When emotions are heightened, your perception of a conversation or situation may be skewed. You might react impulsively or intensely. In these moments it can be difficult to be vulnerable and to communicate effectively. When you’re feeling reactive during a conversation or argument, it can even be tempting to lash out.
Reacting out of impulse is not usually a productive addition to conversation. It can lead to more hurt, confusion, or just general miscommunication or misunderstanding.
Here are some things you can say when you feel reactive to make the conversation more productive, and avoid causing more damage.
Outwardly acknowledge how you feel
Get in front of your impulses and reactions if you can feel them building up. Take a moment to admit what you are feeling. It could be frustration, confusion or a more general feeling of growing anxiety. This can help the other person think about what they are saying, and better understand your responses. If you feel yourself about to explode during an argument, tell the person you’re talking to that you’re feeling a lot of emotions and it’s not the best time for you to continue the conversation in a healthy way.
If you’ve already been reactive, whether that be by raising your voice, getting defensive, cutting someone off, or another form of communicating that wasn’t your best, acknowledge it.
When you feel reactive, if you don’t communicate and just walk away instead, this can add another layer of problems since you may be perceived as not caring about the conversation. Let your emotions join the conversation, rather than having them force their way in later. Stay honest with yourself and the person you are talking with, and much more clarity will be revealed to each of you.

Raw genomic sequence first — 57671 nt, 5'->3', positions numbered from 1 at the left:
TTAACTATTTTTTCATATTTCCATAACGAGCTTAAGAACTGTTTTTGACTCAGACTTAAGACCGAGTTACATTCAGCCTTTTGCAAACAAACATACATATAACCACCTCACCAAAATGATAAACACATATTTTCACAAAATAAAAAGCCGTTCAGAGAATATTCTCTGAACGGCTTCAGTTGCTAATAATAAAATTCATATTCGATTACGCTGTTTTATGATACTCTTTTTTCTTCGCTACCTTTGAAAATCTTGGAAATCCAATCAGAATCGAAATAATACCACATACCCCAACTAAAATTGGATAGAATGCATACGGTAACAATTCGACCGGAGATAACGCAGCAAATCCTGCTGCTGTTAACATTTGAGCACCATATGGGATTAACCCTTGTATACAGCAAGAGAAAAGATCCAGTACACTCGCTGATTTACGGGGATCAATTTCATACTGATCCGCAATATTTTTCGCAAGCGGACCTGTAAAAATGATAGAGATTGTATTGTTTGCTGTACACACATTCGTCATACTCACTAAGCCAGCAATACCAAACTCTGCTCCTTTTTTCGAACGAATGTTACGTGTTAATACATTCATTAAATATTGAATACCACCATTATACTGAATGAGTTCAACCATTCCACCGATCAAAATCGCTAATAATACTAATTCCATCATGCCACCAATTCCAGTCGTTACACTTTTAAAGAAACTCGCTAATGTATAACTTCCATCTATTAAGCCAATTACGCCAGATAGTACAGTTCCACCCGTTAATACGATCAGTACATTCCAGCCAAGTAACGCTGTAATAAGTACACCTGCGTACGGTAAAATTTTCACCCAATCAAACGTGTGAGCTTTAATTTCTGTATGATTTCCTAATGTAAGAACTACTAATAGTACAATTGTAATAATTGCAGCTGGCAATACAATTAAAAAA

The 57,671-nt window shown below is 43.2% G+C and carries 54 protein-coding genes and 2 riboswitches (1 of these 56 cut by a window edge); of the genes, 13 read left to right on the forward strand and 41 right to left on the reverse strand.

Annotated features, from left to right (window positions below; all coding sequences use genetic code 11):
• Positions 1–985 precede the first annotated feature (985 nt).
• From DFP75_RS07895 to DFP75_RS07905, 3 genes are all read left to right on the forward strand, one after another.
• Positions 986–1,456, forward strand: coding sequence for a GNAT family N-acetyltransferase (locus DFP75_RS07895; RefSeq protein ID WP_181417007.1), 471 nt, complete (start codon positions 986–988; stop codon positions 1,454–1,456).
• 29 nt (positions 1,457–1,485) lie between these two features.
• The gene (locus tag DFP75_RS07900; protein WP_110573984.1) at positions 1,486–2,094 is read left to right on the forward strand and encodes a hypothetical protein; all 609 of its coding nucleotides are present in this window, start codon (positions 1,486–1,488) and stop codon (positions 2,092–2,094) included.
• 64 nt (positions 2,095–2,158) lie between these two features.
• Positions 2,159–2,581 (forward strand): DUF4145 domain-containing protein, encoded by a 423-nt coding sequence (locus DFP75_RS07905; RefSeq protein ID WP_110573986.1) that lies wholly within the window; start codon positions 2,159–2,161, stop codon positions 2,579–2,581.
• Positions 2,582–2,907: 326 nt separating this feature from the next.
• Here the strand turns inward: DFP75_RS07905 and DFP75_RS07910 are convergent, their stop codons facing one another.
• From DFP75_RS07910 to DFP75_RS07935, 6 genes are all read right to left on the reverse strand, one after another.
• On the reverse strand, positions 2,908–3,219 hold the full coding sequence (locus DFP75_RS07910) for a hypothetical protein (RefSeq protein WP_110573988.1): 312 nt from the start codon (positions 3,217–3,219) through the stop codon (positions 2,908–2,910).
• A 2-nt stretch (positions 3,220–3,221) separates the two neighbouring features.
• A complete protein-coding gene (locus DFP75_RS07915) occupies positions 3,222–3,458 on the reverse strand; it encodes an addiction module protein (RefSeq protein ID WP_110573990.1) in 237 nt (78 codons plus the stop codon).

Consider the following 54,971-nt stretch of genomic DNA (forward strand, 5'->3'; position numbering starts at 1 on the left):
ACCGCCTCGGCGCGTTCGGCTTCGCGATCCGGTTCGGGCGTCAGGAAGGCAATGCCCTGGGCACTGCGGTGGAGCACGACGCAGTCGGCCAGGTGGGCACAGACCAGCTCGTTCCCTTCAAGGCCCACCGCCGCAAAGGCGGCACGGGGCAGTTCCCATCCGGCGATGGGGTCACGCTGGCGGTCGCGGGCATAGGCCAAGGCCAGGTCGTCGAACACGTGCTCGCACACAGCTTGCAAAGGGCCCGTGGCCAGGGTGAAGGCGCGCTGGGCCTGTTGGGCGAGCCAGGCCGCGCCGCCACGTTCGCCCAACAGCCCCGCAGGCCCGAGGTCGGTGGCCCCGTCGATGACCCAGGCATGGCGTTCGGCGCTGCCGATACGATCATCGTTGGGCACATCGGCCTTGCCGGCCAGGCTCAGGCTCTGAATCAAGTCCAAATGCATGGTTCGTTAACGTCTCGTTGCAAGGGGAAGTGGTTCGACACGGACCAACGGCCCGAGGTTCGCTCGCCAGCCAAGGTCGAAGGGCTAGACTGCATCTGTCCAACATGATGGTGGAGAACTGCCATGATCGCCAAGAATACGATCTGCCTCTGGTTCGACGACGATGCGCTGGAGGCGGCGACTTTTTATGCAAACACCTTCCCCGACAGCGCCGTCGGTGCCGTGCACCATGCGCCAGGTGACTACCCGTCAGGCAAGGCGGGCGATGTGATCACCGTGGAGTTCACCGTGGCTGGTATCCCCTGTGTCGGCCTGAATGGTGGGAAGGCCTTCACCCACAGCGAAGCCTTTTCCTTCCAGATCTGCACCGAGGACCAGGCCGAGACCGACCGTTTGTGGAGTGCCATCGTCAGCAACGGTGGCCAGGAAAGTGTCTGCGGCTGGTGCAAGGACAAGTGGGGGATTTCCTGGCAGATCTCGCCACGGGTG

People often react impulsively based on assumptions. The best way to make sure you’re accurately perceiving what the other person is saying is to ask them. Share that you’re taking the feedback personally and want to know what they really mean by what they’re saying. Then, actively listen. It could be that what your mind is telling you is more extreme than what they’re actually saying.
Share that you need space
When you’re feeling hurt and unable to effectively communicate, find a way to ask for space so you don’t have an outburst and say something hurtful that you can’t take back. Tell the person you’re talking to that you’re feeling overwhelmed and could use some space, even just for 10 minutes. When you come back after an argument, take responsibility for the way you acted or what you said.
Ask to be listened to
Many things can trigger feeling reactive, like if you feel you aren’t able to say what you need to say or aren’t being listened to. Be vulnerable and share that you could use some support and just want to be heard. If you feel you have the time and space to be heard, you won’t be in such a rush to communicate. If you need time to process your feelings and talk without being interrupted, say so.
Continue to work on your relationship
Relationships require healthy communication. Do your part to think through what triggers your reactivity and what tactics have helped you understand and maintain your feelings and actions. No relationship is perfect, whether between friends, siblings or life-partners, there will always be ways to improve communication with one another. So, accepting that there will be knots and kinks to work out will help you work through them when they do show up.
If your reactivity comes up most often in romantic relationships and is difficult to handle on your own, we’re here for you at Valley Oaks Health. Reach out to see if couples therapy may help you and your partner.